Nanotechnology Now

Our NanoNews Digest Sponsors





Heifer International

Wikipedia Affiliate Button


DHgate

Home > Press > Quantum waves at the heart of organic solar cells

Experimental setup used to generate femtosecond laser pulses which serve as an ultrafast 'flash' for the camera so that very rapid phenomenon can be filmed
Experimental setup used to generate femtosecond laser pulses which serve as an ultrafast 'flash' for the camera so that very rapid phenomenon can be filmed

Abstract:
Researchers have been able to tune ‘coherence' in organic nanostructures due to the surprise discovery of wavelike electrons in organic materials, revealing the key to generating "long-lived charges" in organic solar cells - material that could revolutionise solar energy.

Quantum waves at the heart of organic solar cells

Cambridge, UK | Posted on December 12th, 2013

By using an ultrafast camera, scientists say they have observed the very first instants following the absorption of light into artificial yet organic nanostructures and found that charges not only formed rapidly but also separated very quickly over long distances - phenomena that occur due to the wavelike nature of electrons which are governed by fundamental laws of quantum mechanics.

This result surprised scientists as such phenomena were believed to be limited to "perfect" - and expensive - inorganic structures; rather than the soft, flexible organic material believed by many to be the key to cheap, ‘roll-to-roll' solar cells that could be printed at room temperatures - a very different world from the traditional but costly processing of current silicon technologies.

The study, published today in the journal Science, sheds new light on the mystery mechanism that allows positive and negative charges to be separated efficiently - a critical question that continues to puzzle scientists - and takes researchers a step closer to effectively mimicking the highly efficient ability to harvest sunlight and convert into energy, namely photosynthesis, which the natural world evolved over the course of millennia.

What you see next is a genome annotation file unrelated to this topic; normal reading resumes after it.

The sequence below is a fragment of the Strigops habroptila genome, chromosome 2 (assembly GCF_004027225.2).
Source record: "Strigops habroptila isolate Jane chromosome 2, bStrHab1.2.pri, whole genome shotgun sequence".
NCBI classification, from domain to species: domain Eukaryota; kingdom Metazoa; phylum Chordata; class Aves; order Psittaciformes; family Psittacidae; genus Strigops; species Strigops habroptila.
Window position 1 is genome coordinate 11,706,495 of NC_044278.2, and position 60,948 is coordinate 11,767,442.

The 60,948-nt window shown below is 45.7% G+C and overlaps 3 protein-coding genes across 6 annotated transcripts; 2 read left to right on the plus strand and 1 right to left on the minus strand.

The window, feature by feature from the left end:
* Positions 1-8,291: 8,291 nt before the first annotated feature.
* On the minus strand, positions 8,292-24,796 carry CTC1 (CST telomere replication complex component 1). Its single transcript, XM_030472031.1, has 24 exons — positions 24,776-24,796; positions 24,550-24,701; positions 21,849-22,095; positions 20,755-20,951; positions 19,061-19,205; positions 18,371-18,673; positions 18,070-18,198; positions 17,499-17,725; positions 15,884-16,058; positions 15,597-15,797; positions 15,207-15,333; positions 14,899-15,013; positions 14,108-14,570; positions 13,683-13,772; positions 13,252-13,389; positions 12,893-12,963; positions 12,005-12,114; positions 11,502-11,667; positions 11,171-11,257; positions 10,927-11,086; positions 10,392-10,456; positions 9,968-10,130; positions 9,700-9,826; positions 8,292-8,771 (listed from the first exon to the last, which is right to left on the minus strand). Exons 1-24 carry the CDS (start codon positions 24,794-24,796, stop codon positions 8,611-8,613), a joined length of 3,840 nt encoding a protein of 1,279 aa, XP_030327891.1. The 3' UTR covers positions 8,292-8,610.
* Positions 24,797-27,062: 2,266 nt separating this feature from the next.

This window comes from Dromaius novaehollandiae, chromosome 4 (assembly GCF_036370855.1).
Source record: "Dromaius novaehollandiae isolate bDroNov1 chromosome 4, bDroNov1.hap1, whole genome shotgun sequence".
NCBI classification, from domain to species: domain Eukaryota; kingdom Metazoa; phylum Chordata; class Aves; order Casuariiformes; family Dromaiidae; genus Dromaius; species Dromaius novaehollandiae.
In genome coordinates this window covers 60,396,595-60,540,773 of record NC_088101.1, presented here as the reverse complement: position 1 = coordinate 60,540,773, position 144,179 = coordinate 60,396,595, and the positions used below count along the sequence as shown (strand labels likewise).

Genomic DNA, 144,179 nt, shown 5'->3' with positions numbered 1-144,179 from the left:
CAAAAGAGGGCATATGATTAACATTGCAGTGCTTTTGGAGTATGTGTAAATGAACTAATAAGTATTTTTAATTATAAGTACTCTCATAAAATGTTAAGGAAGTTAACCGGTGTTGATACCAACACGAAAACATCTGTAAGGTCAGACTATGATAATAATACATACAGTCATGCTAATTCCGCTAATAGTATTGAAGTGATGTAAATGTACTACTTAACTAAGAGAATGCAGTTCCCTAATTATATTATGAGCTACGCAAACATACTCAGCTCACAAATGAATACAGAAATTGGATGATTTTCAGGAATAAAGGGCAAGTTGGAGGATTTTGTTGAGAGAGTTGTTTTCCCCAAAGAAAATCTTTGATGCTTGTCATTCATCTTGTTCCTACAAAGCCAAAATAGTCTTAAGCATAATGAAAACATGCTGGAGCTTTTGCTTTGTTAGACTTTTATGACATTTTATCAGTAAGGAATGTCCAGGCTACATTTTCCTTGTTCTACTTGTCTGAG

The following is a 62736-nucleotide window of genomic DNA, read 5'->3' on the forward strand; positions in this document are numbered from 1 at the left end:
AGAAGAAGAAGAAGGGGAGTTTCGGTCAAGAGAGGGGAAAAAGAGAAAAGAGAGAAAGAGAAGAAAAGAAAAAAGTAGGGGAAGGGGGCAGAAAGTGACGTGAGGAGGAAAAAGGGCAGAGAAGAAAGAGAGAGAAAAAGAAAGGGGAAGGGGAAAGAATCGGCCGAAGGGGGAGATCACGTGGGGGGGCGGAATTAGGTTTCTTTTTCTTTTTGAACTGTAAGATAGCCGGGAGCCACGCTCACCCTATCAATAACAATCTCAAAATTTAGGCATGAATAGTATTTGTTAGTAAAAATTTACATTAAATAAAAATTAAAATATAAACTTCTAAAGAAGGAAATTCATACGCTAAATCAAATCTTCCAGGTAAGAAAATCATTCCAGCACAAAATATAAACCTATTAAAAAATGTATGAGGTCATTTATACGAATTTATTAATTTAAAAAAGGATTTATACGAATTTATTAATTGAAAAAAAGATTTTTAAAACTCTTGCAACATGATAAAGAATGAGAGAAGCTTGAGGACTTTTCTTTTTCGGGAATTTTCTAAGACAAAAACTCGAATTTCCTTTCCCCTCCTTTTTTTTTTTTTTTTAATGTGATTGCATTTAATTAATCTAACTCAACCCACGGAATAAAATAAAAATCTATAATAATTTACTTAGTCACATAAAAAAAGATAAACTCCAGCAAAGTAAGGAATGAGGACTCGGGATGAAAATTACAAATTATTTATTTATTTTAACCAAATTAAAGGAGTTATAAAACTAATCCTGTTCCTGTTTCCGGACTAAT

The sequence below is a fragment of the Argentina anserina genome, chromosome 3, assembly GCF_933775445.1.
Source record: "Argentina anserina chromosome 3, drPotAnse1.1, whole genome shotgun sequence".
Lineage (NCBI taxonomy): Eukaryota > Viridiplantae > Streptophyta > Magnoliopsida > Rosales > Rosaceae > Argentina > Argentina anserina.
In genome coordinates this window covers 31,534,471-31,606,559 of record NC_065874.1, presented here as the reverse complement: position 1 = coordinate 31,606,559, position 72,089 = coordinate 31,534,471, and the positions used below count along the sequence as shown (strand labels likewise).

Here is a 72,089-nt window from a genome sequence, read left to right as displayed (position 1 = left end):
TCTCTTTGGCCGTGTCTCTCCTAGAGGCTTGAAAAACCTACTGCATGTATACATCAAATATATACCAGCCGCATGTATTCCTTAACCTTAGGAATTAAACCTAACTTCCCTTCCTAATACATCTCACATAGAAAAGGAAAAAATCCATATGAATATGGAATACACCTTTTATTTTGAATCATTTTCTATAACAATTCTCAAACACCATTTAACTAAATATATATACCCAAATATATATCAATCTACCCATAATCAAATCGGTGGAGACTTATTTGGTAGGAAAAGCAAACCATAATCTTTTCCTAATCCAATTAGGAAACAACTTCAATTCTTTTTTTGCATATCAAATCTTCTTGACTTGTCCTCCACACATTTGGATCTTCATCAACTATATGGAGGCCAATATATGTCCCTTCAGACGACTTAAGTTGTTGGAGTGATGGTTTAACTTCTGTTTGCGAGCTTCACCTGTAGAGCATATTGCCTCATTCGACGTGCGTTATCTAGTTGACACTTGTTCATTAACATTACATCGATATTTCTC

"This is a very surprising result. Such quantum phenomena are usually confined to perfect crystals of inorganic semiconductors, and one does not expect to see such effects in organic molecules - which are very disordered and tend to resemble a plate of cooked spaghetti rather than a crystal," said Dr Simon Gélinas, from Cambridge's Cavendish Laboratory, who led the research with colleagues from Cambridge as well as the University of California in Santa Barbara.

During the first few femtoseconds (one millionth of one billionth of a second) each charge spreads itself over multiple molecules rather than being localised to a single one. This phenomenon, known as spatial coherence, allows a charge to travel very quickly over several nanometres and escape from its oppositely charged partner - an initial step which seems to be the key to generating long-lived charges, say the researchers. This can then be used to generate electricity or for chemical reactions.

By carefully engineering the way molecules pack together, the team found that it was possible to tune the spatial coherence and to amplify - or reduce - this long-range separation. "Perhaps most importantly the results suggest that because the process is so fast it is also energy efficient, which could result in more energy out of the solar cell," said Dr Akshay Rao, a co-author on the study from the Cavendish Laboratory.

Dr Alex Chin, who led the theoretical part of the project, added that, if you look beyond the implications of the study for organic solar cells, this is a clear demonstration of "how fundamental quantum-mechanical processes, such as coherence, play a crucial role in disordered organic and biological systems and can be harnessed in new quantum technologies".

Full bibliographic information

Title: Ultrafast Long-Range Charge Separation in Organic Semiconductor Photovoltaic Diodes
Journal: Science Express

S. Gélinas; A. Rao; A. Kumar; S.L. Smith; A.W. Chin; J. Clark; R.H. Friend
University of Cambridge

T.S. van der Poll; G.C. Bazan
University of California, Santa Barbara
Manuscript Number: science.1246249

####

About University of Cambridge
The University of Cambridge is one of the oldest universities in the world, and one of the largest in the United Kingdom. It has a world-wide reputation for outstanding academic achievement and the high quality of research undertaken in a wide range of science and arts subjects. The University pioneers work in the understanding of disease, the creation of new materials, advances in telecommunications and research into the origins of the universe. It trains doctors, vets, architects, engineers and teachers. At all levels about half of the students at Cambridge study arts and humanities subjects, many of whom have gone on to become prominent figures in the arts, print and broadcast media. The University's achievements in the sciences can be measured by the sixty or more Nobel Prizes awarded to its members over the years.